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NDP candidate back from Vegas - and has a shot at winning seat

NDP candidate Ruth Ellen Brosseau, who is running in the Quebec riding of Berthier-Maskinonge.

She's just back from Vegas, her French needs work and the party can't confirm whether she's even set foot in the riding, but a new poll shows NDP candidate Ruth Ellen Brosseau is within striking distance of winning a seat in Parliament.

The single mother who lives in Gatineau, Que., and works in Ottawa as an assistant manager of a Oliver's pub at Carleton University in Ottawa is a classic parachute candidate.

Yet there's no sign that her parachute ever landed in Berthier-Maskinongé, a Quebec riding near Trois-Rivières that is about a three-hour drive from her home.

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Local media say she has not granted any interviews and an NDP spokesman could not confirm whether she ever visited the riding.

"She is both excited and nervous," said NDP spokesman Marc-André Viau, who has spoken with Ms. Brosseau since she returned from a previously scheduled vacation in Las Vegas. Another NDP spokesman had told The Canadian Press that Ms. Brosseau was "a little freaked out" by the sudden media attention.

"She was not ready to do a press conference, but she's learning," said Mr. Viau, who said she will need to "perfect" her French-language skills. "She will be learning in the days to come to be more confident to talk to media and to be a public figure. So if she's elected, we'll make sure that she's ready."

As The Globe and Mail first reported Tuesday, Ms. Brosseau kept working at the pub in Ottawa throughout the campaign and then took a vacation to Las Vegas. Her manager at the bar told The Globe he had no idea his assistant was running for public office.

Now a survey released Thursday by Cible recherche shows Ms. Brosseau is firmly in second place. The poll of 503 residents in the riding found Bloc Québécois incumbent Guy André is in the lead with 36-per-cent support, followed by Ms. Brosseau at 29 per cent. Francine Gaudet of the Liberals is at 17 per cent and Mari-Claude Godue of the Conservatives at 15 per cent.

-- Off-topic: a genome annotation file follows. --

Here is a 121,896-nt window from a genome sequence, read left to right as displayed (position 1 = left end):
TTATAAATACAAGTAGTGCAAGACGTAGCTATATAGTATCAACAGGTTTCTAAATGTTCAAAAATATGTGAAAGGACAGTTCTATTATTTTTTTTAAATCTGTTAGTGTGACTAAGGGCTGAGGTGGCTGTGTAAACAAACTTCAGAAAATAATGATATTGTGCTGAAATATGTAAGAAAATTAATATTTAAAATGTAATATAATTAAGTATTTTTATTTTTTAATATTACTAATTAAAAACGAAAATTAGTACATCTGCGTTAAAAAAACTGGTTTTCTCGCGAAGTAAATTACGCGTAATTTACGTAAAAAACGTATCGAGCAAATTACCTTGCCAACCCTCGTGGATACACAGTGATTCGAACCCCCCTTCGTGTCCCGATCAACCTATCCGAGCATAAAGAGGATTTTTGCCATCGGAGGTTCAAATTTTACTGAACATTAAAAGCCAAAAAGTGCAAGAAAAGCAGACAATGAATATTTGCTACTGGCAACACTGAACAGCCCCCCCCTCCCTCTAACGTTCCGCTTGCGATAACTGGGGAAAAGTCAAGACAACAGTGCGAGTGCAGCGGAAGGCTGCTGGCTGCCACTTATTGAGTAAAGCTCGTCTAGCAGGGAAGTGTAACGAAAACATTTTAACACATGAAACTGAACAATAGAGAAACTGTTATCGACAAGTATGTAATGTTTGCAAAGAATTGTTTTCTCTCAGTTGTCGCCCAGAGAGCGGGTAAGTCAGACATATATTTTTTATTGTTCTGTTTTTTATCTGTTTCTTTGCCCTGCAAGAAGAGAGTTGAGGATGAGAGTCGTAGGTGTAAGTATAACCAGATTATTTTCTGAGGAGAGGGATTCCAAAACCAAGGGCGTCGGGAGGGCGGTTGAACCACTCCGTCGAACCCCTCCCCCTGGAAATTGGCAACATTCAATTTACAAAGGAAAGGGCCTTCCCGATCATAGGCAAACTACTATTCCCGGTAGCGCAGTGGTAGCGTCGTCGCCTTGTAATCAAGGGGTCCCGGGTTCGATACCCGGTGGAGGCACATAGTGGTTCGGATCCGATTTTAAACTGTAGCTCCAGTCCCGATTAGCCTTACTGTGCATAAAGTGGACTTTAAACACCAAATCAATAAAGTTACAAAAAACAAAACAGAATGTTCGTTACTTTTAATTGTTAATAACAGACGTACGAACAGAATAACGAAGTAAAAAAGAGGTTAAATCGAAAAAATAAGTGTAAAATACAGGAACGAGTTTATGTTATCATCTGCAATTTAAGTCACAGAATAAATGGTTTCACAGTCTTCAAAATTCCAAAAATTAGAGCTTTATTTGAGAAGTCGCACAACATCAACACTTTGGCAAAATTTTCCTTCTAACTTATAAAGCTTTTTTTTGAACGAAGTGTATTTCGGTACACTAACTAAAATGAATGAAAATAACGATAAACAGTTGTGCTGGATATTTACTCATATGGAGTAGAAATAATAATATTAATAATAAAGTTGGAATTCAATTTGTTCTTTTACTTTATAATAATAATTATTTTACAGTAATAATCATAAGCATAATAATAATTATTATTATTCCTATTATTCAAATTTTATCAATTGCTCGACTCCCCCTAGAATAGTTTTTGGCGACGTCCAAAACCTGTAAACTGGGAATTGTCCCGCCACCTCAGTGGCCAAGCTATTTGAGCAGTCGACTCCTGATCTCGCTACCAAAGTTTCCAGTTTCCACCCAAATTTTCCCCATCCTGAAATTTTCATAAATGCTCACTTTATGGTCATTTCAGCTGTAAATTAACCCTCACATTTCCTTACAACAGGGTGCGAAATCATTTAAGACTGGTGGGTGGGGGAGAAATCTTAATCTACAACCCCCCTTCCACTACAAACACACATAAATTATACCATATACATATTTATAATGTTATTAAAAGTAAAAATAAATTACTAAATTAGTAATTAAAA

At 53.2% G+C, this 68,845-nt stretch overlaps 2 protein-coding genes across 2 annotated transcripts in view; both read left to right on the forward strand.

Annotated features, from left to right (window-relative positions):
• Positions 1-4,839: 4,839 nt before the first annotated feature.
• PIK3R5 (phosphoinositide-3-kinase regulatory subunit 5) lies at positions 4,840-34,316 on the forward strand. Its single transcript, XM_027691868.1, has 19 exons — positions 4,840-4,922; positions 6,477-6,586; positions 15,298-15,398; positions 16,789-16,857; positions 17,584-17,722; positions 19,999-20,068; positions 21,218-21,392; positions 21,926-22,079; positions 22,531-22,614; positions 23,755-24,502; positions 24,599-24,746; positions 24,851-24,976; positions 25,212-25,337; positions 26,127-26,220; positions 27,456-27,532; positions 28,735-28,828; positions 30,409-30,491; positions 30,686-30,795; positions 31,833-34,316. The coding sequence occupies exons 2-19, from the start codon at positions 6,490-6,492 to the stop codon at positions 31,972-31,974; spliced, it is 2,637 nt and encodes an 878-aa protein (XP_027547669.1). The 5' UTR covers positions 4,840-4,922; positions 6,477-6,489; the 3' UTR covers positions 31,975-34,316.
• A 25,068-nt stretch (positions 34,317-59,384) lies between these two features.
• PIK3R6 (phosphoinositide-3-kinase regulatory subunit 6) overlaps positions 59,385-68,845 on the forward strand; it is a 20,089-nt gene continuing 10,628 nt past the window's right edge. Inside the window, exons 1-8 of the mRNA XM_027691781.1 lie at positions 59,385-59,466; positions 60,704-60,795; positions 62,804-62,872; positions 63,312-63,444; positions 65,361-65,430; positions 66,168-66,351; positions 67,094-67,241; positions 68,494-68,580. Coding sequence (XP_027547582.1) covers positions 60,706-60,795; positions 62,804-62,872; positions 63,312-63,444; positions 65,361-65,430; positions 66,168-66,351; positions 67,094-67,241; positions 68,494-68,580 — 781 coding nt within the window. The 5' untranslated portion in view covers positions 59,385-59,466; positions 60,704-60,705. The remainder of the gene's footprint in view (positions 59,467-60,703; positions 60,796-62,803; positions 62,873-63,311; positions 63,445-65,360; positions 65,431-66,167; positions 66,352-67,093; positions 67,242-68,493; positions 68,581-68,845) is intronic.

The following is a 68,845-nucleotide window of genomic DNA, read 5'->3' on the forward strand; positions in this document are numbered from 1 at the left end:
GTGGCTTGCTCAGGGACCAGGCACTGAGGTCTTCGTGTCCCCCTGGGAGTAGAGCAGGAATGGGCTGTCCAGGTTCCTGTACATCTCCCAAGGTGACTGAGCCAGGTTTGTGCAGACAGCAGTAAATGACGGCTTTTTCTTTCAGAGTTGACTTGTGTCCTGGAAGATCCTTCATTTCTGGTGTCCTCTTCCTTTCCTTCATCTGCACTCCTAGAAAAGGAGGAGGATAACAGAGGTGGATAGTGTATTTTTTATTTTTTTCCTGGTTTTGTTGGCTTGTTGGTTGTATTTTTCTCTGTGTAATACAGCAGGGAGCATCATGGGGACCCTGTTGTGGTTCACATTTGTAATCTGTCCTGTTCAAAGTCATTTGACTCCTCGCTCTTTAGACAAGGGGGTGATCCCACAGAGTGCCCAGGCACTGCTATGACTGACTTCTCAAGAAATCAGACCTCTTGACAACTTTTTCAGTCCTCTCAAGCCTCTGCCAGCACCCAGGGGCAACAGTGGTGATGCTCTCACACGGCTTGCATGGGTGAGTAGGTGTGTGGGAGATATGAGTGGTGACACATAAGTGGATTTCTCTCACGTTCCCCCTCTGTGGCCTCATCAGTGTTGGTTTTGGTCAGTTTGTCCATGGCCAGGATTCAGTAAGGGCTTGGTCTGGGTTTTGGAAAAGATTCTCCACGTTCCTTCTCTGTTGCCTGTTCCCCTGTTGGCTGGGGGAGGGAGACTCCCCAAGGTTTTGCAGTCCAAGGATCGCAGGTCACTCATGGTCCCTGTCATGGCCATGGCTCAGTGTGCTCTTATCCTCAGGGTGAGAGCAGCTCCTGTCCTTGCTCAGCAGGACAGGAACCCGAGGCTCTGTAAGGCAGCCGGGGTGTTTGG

It is not known how Ms. Brosseau became an NDP candidate. A brief biography on the NDP website states that "for many years Ruth Ellen has committed her time and energy to finding homes for stray animals in her community."

A survey of 513 people in the neighbouring riding of Trois-Rivières found the NDP candidate, Robert Aubin, is well ahead of Bloc incumbent Paule Brunelle, with 42-per-cent support compared to 28 per cent. The Conservatives are in third with 17 per cent and the Liberals are in fourth with 8 per cent.

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All parties must regularly scramble to find candidates in ridings that are considered virtually hopeless at the outset of a campaign. However, the surprising rise of the NDP in Quebec means some of these candidates - people who are simply a name on the ballot - could find themselves elected to Parliament on Monday.

Meanwhile, the NDP confirmed that another one of its Quebec candidates, Isabelle Maguire, running in the riding of Richmond-Arthabaska, is now in France.

Mr. Viau acknowledged that the surge in NDP support in the province of Quebec came as a surprise even to them.

"We were in a campaign where we were expecting growth, but this is bigger movement than what we expected," he said. "Some of the candidates were not expecting this."

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About the Author
Parliamentary reporter

A member of the Parliamentary Press Gallery since 1999, Bill Curry worked for The Hill Times and the National Post prior to joining The Globe in Feb. 2005. Originally from North Bay, Ont., Bill reports on a wide range of topics on Parliament Hill, with a focus on finance. More

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